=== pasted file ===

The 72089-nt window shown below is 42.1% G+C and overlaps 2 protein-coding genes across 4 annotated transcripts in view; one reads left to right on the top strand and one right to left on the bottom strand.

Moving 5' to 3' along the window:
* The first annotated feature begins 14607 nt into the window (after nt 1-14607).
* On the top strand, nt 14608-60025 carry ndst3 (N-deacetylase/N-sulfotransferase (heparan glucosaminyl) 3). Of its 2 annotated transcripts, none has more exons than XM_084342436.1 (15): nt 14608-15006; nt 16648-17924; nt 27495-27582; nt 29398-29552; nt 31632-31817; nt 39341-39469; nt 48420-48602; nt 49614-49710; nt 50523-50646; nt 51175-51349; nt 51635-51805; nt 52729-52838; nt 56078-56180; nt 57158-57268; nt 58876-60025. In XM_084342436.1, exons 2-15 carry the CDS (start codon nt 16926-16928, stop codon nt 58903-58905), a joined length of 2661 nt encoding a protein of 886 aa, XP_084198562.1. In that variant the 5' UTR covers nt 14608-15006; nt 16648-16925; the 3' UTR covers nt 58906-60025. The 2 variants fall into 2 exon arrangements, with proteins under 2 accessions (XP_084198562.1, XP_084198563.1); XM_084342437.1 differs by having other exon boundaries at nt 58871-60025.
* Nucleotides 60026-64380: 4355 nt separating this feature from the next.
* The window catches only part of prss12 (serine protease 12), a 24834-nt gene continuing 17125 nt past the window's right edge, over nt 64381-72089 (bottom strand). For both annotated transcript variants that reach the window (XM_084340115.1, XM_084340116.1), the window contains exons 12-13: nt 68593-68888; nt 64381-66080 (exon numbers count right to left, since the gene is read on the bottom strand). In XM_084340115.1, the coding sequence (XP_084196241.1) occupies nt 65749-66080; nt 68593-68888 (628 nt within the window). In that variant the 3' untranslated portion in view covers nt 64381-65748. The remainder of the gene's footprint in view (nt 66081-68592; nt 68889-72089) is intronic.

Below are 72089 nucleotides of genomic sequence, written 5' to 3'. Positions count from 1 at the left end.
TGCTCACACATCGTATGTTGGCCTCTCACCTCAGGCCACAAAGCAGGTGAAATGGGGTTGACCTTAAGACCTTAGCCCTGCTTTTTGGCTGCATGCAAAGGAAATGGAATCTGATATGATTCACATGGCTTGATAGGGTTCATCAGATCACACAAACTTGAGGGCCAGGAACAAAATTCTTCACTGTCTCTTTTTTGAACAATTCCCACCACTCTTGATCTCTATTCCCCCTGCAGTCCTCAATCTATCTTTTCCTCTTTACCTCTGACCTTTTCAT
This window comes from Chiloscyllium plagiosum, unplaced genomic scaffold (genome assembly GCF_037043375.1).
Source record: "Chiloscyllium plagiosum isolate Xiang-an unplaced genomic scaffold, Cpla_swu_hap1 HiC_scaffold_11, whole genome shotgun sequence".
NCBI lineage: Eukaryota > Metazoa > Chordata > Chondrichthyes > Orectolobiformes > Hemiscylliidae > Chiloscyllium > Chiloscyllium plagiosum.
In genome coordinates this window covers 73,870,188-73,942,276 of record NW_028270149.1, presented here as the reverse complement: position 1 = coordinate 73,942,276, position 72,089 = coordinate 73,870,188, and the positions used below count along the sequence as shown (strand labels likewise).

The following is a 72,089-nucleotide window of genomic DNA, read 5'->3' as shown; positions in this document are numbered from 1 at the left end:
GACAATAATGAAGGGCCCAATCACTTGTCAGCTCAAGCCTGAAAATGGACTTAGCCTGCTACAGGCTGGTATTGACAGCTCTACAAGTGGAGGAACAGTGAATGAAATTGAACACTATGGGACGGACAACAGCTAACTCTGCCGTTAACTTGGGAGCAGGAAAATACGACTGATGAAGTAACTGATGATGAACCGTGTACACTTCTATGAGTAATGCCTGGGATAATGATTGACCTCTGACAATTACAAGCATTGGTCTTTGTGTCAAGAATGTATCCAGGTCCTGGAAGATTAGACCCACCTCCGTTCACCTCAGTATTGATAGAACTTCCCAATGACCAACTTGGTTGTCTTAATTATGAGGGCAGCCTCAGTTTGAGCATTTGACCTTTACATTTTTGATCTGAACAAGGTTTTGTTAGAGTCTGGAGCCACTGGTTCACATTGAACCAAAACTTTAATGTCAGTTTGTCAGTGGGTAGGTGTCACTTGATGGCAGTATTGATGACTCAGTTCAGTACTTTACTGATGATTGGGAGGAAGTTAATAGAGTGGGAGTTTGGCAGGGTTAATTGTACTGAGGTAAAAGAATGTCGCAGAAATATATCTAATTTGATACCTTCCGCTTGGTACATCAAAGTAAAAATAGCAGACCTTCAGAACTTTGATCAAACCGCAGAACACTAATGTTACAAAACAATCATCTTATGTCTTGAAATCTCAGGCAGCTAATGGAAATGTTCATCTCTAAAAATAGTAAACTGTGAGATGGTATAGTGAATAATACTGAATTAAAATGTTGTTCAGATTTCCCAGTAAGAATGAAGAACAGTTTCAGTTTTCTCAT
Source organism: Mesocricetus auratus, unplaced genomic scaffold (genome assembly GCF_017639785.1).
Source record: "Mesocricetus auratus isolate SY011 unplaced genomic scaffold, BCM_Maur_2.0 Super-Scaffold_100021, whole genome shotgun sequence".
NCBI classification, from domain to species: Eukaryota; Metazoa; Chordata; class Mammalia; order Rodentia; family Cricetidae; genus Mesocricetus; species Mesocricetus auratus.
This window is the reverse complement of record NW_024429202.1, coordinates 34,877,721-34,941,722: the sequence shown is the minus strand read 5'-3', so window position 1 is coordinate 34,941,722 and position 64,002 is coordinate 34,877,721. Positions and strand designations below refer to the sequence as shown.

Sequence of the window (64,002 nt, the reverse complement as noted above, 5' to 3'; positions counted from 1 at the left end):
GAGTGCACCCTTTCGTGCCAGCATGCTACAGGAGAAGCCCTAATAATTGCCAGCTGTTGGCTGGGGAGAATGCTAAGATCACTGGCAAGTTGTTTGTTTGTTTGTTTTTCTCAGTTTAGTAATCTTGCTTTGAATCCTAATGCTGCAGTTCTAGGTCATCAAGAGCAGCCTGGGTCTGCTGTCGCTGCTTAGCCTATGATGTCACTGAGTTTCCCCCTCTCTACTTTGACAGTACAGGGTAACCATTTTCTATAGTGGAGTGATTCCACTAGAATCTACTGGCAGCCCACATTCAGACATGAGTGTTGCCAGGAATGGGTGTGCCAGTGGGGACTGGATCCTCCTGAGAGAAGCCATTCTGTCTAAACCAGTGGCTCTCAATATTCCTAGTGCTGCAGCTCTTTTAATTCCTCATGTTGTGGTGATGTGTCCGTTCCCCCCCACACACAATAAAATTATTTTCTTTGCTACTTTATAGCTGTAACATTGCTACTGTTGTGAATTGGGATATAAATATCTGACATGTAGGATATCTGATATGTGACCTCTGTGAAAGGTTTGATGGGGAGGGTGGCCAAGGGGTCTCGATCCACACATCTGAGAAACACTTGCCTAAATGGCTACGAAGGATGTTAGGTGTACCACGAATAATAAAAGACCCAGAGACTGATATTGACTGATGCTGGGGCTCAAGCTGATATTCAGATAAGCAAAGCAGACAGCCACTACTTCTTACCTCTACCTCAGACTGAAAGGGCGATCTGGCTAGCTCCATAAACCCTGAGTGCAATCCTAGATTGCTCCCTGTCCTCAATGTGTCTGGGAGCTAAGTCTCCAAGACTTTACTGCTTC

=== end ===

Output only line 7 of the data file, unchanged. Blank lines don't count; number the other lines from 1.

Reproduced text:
Below are 72089 nucleotides of genomic sequence, written 5' to 3'. Positions count from 1 at the left end.